Like silt deposited on the cogs of a finely tuned machine after the seawater of a tsunami recedes, our experiences, and those of our forebears, are never gone, even if they have been forgotten. They become a part of us, a molecular residue holding fast to our genetic scaffolding. The DNA remains the same, but psychological and behavioral tendencies are inherited. You might have inherited not just your grandmother’s knobby knees, but also her predisposition toward depression caused by the neglect she suffered as a newborn. 

There isn’t a scientific consensus yet about which experiences alter DNA, how far they are passed on to later generations, or how this is accomplished exactly.

Implanting and Erasing Memories May Soon Be Possible

Scientists working with mice have made stunning breakthroughs in negating the emotional charges associated with bad memories, even erasing them altogether in some instances.

In one study, scientists selectively erased drug-associated memories in meth addicted mice and rats without affecting other memories or the ability to make new ones. By injecting the rodents with a compound that acts on a protein necessary for memory formation, the meth-associated memories went away, along with their dendritic spines, the structures in the brain that store memories. The implications of this work for drug addicted humans is huge.

In another study, researchers found that an anesthetic gas, xenon, administered at precisely the right moment to rats, erased painful and negative associations with traumatic memories (which means less fear-like behaviors in a rat), neutralizing them. While information on studies in humans hasn’t been released yet, it’s possible that people with PTSD or debilitating nightmares would be able to give themselves a squirt of xenon, like an asthma inhaler, and zap problematic memories away.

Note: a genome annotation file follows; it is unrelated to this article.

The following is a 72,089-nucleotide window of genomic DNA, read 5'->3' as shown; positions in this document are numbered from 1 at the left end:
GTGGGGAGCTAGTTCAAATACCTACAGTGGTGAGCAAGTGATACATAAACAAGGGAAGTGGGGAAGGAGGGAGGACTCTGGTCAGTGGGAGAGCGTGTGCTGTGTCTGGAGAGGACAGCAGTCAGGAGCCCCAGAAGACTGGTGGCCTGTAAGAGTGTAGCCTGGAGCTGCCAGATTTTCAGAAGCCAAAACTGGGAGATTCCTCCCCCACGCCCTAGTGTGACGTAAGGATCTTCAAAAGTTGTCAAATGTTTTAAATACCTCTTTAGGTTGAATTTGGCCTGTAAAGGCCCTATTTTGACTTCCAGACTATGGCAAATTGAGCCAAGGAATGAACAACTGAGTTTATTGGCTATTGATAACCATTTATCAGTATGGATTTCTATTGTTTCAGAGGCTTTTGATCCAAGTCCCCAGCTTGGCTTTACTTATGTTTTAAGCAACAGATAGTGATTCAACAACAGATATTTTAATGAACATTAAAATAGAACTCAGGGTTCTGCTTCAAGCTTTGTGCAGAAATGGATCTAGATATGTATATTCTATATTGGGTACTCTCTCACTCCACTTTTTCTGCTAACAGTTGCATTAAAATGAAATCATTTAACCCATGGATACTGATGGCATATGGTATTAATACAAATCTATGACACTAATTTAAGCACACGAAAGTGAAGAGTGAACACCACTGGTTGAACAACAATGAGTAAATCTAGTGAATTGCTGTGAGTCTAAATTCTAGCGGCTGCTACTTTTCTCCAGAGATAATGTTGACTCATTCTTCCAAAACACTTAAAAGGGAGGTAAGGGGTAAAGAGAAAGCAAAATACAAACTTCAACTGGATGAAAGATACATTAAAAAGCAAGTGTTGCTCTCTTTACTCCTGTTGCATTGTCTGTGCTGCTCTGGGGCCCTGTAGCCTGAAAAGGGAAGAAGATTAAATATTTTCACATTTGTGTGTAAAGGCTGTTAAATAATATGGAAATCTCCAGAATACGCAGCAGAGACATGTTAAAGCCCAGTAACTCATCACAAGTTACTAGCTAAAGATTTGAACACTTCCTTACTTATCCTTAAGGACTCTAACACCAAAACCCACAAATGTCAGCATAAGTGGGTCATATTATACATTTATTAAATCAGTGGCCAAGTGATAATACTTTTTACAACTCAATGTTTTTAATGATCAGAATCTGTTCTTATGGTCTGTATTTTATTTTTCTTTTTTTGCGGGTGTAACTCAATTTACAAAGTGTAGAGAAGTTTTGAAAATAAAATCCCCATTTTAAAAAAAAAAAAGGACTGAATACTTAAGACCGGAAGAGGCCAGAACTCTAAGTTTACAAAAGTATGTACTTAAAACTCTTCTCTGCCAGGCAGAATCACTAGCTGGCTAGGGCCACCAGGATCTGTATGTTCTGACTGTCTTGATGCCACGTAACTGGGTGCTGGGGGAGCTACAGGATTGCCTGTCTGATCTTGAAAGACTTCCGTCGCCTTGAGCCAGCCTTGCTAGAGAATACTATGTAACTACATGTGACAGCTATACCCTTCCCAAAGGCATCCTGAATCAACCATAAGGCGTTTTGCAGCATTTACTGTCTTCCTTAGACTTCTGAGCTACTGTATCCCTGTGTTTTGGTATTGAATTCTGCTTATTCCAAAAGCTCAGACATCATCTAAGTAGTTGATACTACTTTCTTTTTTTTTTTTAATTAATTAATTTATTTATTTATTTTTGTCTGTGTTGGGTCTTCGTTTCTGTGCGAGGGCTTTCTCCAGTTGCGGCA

Your Memories Can Live On After You’re Gone

The service’s defining feature is a 3-D digital avatar, designed to look and sound like you, whose job will be to emulate your personality and dish out bits of information to friends and family taken from a database of stored information. A user will be encouraged to “train” its avatar, through daily interactions, in order to improve its vocabulary and conversational skills. Eterni.me’s co-founder, Marius Ursache, thinks of it as a more advanced version of Siri, who, ten or fifteen years from now, will be able to “respond to questions more naturally, and learn from every conversation you have with her.”

There are other companies that offer related services: Legacy Locker and Entrustnet allow users to appoint an “executor” who carries out their digital wishes after death, including passing on account information to designated heirs. Deathswitch sends personalized messages to pre-selected contacts. Life.Vu offers online memorial pages for loved ones who have passed away. There are even “Living Headstones” available with QR codes that, when scanned with a smartphone, takes a person to a website for the deceased.